In Our Opinion
It can elicit the best in all of us as well as seemingly the worst.
Something we can all likely agree on is that Christmas has of course been commercialized beyond recognition. The first hints of the next celebration of the birth of Jesus Christ begin to surface about Halloween; not with religious recognition, but rather with bobbles and trinkets.
A peek at the breakdown of religious following in the U.S. shows that with over 51 percent of the population claiming to be Protestant, another 24 percent Catholic and 3-plus percent described as “other Christian,” those who traditionally recognize Christmas are an overwhelming majority in the country.
But as much as we in the West hold the concept of Christmas near and dear to our hearts, it’s of course not the only celebration of the season, nor was it the first such. The Jewish recognition of Hanukkah was in place well before Christmas was born.
Under 2 percent of the population claims to be Jewish, while Buddhism (.7 percent) and Muslims (.6 percent) are even smaller religious groups. And those professing no religious preference make up a little over 16 percent.
With this diversity amongst our population – no matter how large or small the number – there’s bound to be disagreements.
Enter the so-called “War on Christmas,” a term bantered about liberally this time of year is not so much an assault on the celebration itself but rather some people’s insistence on being able to make a specific religious statement on public property.
Nothing stops businesses or private citizens from offering their religious point of view or showing off their favorite Christmas display. Displays can be found in every corner of our communities, even to the extent of Cheney’s Amazing Grace Fellowship that literally brings to life the story of Christmas with the live nativity scene on Betz Road.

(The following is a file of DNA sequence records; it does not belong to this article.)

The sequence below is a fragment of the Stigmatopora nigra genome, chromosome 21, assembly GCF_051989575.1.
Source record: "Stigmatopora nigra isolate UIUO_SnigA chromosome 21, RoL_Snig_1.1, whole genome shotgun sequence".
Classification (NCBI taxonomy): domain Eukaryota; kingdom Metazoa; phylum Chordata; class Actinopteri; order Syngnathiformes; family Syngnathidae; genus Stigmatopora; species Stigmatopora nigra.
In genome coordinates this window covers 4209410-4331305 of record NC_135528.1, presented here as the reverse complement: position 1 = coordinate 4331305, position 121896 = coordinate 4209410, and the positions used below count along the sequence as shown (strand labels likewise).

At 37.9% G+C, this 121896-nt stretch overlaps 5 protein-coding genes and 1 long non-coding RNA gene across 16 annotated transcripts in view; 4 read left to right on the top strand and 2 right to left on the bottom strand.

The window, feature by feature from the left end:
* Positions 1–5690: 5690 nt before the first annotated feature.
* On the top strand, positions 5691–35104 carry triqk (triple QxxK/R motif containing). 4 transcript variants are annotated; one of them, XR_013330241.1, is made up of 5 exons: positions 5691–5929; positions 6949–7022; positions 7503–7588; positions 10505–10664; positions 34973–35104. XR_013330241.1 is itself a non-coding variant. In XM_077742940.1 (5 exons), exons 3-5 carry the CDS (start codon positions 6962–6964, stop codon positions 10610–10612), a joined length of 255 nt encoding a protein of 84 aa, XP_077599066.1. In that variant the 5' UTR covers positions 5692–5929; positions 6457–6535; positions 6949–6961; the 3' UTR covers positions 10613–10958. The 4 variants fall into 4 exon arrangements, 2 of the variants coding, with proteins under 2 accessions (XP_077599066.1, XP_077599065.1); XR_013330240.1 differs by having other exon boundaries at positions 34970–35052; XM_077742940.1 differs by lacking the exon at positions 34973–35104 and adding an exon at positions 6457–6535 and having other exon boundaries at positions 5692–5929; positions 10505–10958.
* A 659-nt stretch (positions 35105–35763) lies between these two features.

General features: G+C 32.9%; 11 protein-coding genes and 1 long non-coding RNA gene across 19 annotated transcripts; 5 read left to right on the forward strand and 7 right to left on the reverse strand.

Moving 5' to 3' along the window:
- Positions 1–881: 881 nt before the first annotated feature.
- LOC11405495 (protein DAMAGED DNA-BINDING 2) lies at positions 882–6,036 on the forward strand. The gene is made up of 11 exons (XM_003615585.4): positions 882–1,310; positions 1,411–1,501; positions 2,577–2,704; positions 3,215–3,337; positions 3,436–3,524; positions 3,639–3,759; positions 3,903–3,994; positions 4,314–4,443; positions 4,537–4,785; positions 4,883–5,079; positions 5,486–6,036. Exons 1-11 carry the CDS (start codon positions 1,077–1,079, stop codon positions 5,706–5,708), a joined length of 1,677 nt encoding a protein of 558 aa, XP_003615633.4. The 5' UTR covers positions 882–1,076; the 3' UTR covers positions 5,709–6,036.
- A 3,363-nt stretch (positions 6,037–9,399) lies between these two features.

Regardless of the name or origin of the holiday, whether you believe or not, the bottom line for the season is remembering to make it a time of giving beyond those we personally hold dear to our hearts.
While it may not be easily evident to those of us who are busy passing to and from our duties and destinations each day, the need for our help is always there. The time between Thanksgiving, Christmas and New Years – the trilogy of the giving season holidays – allows us the perfect opportunity to focus, recharge and renew our efforts to give.
Rather than let these times dictate to us as simply being our prime time just to give, they should maybe also be the spring board to continued giving all through the year.
John Lennon summed it up well in his song, “So This Is Christmas,” where the lyrics continue, “And what have you done, another year over and a new one just begun.”
So this is Christmas, and what do you plan to do moving forward into the New Year?
Why not make it the best and keep that true spirit of the season going throughout the year.